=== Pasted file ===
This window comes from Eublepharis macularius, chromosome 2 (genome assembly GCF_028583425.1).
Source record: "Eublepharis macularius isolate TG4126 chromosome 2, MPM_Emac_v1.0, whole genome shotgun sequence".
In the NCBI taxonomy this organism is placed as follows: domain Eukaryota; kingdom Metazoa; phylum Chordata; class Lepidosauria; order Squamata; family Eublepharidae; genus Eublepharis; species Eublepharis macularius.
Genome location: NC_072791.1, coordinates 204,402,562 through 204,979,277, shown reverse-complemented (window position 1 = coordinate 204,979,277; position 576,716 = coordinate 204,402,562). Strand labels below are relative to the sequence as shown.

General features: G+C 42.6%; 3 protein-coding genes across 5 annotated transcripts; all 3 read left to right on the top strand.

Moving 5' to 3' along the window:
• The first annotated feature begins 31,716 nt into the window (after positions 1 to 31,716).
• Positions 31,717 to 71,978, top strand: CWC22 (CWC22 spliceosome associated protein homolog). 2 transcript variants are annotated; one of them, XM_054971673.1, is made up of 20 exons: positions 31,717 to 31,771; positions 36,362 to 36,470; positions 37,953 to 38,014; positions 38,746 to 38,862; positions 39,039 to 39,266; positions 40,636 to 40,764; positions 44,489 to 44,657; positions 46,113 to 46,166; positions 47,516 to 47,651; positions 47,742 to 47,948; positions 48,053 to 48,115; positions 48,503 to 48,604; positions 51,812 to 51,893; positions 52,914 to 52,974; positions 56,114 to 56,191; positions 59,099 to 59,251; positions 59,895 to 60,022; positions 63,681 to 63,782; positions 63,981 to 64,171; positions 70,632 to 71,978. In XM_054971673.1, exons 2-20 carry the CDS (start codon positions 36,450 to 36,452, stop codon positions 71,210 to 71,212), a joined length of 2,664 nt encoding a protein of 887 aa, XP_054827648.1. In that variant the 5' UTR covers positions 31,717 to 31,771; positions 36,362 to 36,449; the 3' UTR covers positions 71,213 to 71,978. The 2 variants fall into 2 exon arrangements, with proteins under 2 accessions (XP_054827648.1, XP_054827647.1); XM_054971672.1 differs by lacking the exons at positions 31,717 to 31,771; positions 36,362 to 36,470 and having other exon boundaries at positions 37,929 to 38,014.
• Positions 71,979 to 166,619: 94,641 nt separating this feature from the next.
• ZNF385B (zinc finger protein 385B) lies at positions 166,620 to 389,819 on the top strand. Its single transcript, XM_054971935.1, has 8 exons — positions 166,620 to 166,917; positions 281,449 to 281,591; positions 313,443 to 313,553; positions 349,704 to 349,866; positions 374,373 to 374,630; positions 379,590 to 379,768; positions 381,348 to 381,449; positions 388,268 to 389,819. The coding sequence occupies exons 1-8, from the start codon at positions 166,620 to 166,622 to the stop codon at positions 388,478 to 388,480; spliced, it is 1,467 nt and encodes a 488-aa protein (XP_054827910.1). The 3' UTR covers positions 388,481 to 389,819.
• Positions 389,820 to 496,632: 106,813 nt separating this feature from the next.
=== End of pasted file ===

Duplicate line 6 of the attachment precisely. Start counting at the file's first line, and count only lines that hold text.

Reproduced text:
Moving 5' to 3' along the window: